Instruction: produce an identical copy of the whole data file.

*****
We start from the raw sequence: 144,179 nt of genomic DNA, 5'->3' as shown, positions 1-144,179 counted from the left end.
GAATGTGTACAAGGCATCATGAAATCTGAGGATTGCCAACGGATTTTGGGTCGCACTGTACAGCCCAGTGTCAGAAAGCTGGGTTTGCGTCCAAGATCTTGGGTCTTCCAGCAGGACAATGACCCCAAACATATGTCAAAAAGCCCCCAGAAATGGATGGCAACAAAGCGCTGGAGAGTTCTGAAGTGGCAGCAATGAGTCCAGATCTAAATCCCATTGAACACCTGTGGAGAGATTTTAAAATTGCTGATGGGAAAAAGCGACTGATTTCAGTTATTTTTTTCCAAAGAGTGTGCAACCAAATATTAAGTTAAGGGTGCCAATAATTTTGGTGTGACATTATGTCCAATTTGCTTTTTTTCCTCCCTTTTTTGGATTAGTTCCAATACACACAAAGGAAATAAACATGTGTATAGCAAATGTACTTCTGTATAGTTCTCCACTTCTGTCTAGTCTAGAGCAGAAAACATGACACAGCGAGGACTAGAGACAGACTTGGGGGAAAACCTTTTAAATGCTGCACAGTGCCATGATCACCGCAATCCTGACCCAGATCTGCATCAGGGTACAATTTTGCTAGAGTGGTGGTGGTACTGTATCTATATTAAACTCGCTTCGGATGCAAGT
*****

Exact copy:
We start from the raw sequence: 144,179 nt of genomic DNA, 5'->3' as shown, positions 1-144,179 counted from the left end.
GAATGTGTACAAGGCATCATGAAATCTGAGGATTGCCAACGGATTTTGGGTCGCACTGTACAGCCCAGTGTCAGAAAGCTGGGTTTGCGTCCAAGATCTTGGGTCTTCCAGCAGGACAATGACCCCAAACATATGTCAAAAAGCCCCCAGAAATGGATGGCAACAAAGCGCTGGAGAGTTCTGAAGTGGCAGCAATGAGTCCAGATCTAAATCCCATTGAACACCTGTGGAGAGATTTTAAAATTGCTGATGGGAAAAAGCGACTGATTTCAGTTATTTTTTTCCAAAGAGTGTGCAACCAAATATTAAGTTAAGGGTGCCAATAATTTTGGTGTGACATTATGTCCAATTTGCTTTTTTTCCTCCCTTTTTTGGATTAGTTCCAATACACACAAAGGAAATAAACATGTGTATAGCAAATGTACTTCTGTATAGTTCTCCACTTCTGTCTAGTCTAGAGCAGAAAACATGACACAGCGAGGACTAGAGACAGACTTGGGGGAAAACCTTTTAAATGCTGCACAGTGCCATGATCACCGCAATCCTGACCCAGATCTGCATCAGGGTACAATTTTGCTAGAGTGGTGGTGGTACTGTATCTATATTAAACTCGCTTCGGATGCAAGT